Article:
For months, Russia’s role in the 2016 election has rankled Democrats searching for a scapegoat. Rep. Adam Schiff (D-Calif.), who has effectively exploited the Russia ruse to elevate his public profile, consistently laments the proliferation of Russian-bought Facebook ads as an opinion-swaying mechanism.
Yet, more than a year since Election Day, there is still no evidence of collusion between President Trump and Russian leader Vladimir Putin directly. Nor is there evidence foreign-bought digital ads had any significant impact on the 2016 election, when the Trump campaign amassed 63 million votes en route to victory. It’s hard to believe $100,000 in ads with various messages — not all of them pro-Trump — undid the $1.2 billion Clinton machine.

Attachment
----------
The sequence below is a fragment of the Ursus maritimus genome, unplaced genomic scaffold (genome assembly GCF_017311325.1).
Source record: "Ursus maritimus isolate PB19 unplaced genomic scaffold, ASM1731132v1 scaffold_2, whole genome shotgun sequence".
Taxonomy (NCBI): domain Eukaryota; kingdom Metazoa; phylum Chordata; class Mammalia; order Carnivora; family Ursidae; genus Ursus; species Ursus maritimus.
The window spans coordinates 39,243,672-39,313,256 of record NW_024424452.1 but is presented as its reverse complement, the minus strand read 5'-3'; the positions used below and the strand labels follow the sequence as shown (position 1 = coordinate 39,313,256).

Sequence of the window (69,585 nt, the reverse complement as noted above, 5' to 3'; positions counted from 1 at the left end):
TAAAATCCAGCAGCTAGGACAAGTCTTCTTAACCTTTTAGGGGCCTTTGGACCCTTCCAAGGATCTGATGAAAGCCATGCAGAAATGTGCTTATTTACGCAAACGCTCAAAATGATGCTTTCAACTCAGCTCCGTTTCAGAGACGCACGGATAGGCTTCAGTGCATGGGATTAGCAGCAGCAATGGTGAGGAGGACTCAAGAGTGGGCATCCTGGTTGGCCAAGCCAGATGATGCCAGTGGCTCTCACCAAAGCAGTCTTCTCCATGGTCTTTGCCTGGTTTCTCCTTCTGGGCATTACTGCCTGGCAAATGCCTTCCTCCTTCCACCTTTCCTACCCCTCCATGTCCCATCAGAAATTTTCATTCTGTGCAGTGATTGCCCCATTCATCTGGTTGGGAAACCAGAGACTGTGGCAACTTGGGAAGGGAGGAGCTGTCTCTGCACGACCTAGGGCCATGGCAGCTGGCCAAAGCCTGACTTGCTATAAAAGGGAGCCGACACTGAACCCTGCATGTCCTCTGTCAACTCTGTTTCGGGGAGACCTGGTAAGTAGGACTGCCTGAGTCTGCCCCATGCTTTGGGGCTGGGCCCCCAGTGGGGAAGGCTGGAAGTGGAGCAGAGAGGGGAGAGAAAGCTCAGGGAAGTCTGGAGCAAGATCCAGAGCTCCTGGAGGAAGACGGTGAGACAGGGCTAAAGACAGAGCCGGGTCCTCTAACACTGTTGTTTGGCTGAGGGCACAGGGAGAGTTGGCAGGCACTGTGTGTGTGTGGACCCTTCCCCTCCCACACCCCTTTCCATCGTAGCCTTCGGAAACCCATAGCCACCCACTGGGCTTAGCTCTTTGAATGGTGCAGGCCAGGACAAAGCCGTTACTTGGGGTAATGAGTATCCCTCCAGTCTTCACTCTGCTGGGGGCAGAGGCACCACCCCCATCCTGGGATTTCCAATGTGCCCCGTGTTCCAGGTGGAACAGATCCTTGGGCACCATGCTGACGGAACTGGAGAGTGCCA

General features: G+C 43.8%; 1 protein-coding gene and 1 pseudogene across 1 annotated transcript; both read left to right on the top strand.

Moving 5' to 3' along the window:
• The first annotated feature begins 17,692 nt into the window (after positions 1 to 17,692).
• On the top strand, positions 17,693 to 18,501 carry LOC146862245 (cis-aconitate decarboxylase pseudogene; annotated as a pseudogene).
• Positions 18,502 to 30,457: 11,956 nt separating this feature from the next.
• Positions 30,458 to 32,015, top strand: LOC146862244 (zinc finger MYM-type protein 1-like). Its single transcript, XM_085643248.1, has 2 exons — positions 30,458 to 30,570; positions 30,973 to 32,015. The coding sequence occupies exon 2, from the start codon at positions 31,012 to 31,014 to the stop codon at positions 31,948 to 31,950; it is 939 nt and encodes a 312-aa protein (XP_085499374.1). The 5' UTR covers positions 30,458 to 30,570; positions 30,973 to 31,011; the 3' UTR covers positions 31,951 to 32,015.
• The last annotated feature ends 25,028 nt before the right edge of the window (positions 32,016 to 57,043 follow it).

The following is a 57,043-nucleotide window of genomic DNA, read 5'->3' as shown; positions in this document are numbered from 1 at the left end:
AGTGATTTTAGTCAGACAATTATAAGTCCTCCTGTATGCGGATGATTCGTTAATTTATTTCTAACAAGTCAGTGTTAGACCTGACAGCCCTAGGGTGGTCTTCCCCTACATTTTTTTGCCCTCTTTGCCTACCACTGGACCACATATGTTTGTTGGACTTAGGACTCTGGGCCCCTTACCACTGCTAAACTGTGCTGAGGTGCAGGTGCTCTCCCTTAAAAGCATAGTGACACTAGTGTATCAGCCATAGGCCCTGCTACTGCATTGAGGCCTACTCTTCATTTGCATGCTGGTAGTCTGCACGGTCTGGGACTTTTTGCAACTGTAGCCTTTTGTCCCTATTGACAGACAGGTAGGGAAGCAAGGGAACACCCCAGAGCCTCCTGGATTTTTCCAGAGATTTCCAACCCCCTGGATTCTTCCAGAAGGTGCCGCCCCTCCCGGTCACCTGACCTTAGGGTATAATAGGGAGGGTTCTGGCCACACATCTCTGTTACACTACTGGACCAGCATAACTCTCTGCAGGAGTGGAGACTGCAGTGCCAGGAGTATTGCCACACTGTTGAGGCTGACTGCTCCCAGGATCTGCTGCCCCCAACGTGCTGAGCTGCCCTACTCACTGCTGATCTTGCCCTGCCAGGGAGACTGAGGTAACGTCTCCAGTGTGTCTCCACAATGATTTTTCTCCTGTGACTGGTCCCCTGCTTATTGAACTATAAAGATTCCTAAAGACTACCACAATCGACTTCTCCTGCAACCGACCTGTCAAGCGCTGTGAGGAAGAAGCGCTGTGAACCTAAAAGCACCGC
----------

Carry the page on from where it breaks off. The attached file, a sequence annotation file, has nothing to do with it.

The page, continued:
Alas, the Russia hysteria has spread from liberal partisans to equally partisan government regulators now that the Federal Election Commission (FEC) once again reopened its request for comments on how it should expand Internet regulations. Ellen Weintraub, a Democratic FEC Commissioner, has expressed disdain at advertising “paid for by Russia or other foreign countries.” She has also urged Congress to “regulate political spending on the Internet.” Of course, Weintraub doesn’t exactly define what that means beyond existing regulations.
(It’s worth noting Friday’s deadline to submit those comments was extended. Why? Because the agency seeking to regulate the Internet had its website fail.)
Read more at The Hill.